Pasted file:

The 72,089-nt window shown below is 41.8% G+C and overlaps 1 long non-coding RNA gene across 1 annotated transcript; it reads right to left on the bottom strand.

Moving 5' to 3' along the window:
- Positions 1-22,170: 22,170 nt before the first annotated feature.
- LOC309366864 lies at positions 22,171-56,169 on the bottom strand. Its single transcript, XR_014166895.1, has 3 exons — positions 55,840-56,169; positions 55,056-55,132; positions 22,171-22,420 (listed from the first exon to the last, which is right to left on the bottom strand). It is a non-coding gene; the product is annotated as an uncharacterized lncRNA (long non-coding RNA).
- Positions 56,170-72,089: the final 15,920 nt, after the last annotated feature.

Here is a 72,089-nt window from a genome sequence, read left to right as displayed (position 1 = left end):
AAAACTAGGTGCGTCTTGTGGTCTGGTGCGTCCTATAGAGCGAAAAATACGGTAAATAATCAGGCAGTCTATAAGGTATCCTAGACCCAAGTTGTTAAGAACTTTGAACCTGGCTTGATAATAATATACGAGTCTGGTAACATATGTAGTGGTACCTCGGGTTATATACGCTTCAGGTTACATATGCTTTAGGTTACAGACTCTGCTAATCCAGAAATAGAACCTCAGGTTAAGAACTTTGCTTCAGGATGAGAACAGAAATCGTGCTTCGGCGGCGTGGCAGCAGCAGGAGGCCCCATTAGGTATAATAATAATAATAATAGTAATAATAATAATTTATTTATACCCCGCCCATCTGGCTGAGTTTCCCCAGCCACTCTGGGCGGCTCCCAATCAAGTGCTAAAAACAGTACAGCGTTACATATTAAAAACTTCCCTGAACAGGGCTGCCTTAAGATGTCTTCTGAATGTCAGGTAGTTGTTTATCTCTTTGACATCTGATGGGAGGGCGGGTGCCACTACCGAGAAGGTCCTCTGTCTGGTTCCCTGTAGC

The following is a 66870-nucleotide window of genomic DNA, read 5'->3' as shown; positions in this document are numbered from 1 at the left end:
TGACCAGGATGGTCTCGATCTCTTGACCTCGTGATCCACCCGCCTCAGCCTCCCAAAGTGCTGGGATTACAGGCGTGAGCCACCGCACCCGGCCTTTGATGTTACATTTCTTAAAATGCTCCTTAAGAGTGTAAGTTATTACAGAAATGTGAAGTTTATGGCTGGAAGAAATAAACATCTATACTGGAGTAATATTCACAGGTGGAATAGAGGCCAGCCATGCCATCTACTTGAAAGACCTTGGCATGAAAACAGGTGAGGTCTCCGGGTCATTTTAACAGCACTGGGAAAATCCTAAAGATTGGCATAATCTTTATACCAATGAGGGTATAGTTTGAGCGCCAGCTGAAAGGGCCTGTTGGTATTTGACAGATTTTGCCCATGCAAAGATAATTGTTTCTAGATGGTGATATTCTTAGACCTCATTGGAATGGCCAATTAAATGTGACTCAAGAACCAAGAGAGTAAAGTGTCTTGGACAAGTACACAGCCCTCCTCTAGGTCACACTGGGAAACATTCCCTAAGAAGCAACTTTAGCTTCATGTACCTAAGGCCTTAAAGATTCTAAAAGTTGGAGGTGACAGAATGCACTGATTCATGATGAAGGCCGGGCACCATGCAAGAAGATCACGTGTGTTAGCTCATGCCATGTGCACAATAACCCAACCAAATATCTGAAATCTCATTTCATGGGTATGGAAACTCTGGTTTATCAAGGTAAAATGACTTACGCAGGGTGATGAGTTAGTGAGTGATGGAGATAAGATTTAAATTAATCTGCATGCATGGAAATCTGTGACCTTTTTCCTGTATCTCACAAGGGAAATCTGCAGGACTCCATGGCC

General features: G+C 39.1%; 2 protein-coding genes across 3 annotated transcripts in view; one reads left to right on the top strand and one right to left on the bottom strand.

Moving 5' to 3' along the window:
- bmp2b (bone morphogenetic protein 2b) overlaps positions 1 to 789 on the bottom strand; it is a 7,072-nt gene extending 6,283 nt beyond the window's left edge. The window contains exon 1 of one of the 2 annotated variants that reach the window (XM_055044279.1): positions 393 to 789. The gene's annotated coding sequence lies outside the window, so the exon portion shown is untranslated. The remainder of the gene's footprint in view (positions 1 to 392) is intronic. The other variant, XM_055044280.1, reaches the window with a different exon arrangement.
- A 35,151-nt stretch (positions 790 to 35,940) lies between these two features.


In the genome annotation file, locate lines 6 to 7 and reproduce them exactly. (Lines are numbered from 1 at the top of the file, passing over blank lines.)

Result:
Here is a 72,089-nt window from a genome sequence, read left to right as displayed (position 1 = left end):
AAAACTAGGTGCGTCTTGTGGTCTGGTGCGTCCTATAGAGCGAAAAATACGGTAAATAATCAGGCAGTCTATAAGGTATCCTAGACCCAAGTTGTTAAGAACTTTGAACCTGGCTTGATAATAATATACGAGTCTGGTAACATATGTAGTGGTACCTCGGGTTATATACGCTTCAGGTTACATATGCTTTAGGTTACAGACTCTGCTAATCCAGAAATAGAACCTCAGGTTAAGAACTTTGCTTCAGGATGAGAACAGAAATCGTGCTTCGGCGGCGTGGCAGCAGCAGGAGGCCCCATTAGGTATAATAATAATAATAATAGTAATAATAATAATTTATTTATACCCCGCCCATCTGGCTGAGTTTCCCCAGCCACTCTGGGCGGCTCCCAATCAAGTGCTAAAAACAGTACAGCGTTACATATTAAAAACTTCCCTGAACAGGGCTGCCTTAAGATGTCTTCTGAATGTCAGGTAGTTGTTTATCTCTTTGACATCTGATGGGAGGGCGGGTGCCACTACCGAGAAGGTCCTCTGTCTGGTTCCCTGTAGC